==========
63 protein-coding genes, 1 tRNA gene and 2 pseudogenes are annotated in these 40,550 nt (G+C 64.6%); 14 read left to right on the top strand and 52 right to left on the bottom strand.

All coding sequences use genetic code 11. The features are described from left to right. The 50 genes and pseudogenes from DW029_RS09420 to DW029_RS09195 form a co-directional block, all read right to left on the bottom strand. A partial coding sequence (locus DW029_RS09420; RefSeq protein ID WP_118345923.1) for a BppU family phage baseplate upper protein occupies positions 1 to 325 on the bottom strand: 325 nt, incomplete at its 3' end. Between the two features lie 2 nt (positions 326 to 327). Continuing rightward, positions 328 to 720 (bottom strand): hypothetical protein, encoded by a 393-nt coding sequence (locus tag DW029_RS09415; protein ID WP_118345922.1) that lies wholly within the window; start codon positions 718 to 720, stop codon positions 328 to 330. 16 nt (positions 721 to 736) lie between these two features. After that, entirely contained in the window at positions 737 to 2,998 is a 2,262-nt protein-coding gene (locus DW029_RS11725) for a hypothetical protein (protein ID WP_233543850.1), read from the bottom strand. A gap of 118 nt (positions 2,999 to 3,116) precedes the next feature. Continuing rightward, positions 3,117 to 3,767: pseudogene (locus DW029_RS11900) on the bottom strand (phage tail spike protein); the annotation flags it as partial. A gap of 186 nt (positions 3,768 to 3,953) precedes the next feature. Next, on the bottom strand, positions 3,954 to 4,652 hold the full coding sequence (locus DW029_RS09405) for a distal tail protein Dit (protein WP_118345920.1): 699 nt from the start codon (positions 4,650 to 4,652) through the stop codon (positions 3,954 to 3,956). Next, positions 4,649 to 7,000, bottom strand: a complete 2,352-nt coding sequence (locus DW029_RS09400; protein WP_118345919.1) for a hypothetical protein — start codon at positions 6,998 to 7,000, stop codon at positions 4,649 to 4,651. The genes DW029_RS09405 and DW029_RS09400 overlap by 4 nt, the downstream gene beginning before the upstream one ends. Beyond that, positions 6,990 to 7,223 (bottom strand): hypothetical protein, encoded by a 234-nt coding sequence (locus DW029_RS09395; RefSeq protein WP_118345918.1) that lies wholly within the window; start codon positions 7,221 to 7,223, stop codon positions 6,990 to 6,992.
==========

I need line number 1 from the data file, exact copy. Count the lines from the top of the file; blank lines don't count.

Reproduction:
63 protein-coding genes, 1 tRNA gene and 2 pseudogenes are annotated in these 40,550 nt (G+C 64.6%); 14 read left to right on the top strand and 52 right to left on the bottom strand.